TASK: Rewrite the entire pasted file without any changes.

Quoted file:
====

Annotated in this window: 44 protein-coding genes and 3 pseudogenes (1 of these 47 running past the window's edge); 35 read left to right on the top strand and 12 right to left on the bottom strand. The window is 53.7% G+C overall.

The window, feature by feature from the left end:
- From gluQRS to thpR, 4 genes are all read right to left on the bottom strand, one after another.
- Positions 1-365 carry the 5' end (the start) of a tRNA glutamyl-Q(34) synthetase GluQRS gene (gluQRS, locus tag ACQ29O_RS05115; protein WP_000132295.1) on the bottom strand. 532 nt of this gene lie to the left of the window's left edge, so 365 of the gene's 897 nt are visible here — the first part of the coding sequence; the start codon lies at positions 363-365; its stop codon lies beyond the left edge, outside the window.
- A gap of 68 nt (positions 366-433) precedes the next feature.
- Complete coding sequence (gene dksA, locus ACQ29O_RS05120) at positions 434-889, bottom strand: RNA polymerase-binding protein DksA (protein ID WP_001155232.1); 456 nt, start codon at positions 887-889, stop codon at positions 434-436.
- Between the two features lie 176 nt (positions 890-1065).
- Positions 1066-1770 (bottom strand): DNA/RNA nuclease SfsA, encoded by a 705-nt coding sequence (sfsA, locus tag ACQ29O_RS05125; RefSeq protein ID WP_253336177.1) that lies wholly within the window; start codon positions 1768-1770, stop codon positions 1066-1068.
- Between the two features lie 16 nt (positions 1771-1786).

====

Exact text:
Annotated in this window: 44 protein-coding genes and 3 pseudogenes (1 of these 47 running past the window's edge); 35 read left to right on the top strand and 12 right to left on the bottom strand. The window is 53.7% G+C overall.

The window, feature by feature from the left end:
- From gluQRS to thpR, 4 genes are all read right to left on the bottom strand, one after another.
- Positions 1-365 carry the 5' end (the start) of a tRNA glutamyl-Q(34) synthetase GluQRS gene (gluQRS, locus tag ACQ29O_RS05115; protein WP_000132295.1) on the bottom strand. 532 nt of this gene lie to the left of the window's left edge, so 365 of the gene's 897 nt are visible here — the first part of the coding sequence; the start codon lies at positions 363-365; its stop codon lies beyond the left edge, outside the window.
- A gap of 68 nt (positions 366-433) precedes the next feature.
- Complete coding sequence (gene dksA, locus ACQ29O_RS05120) at positions 434-889, bottom strand: RNA polymerase-binding protein DksA (protein ID WP_001155232.1); 456 nt, start codon at positions 887-889, stop codon at positions 434-436.
- Between the two features lie 176 nt (positions 890-1065).
- Positions 1066-1770 (bottom strand): DNA/RNA nuclease SfsA, encoded by a 705-nt coding sequence (sfsA, locus tag ACQ29O_RS05125; RefSeq protein ID WP_253336177.1) that lies wholly within the window; start codon positions 1768-1770, stop codon positions 1066-1068.
- Between the two features lie 16 nt (positions 1771-1786).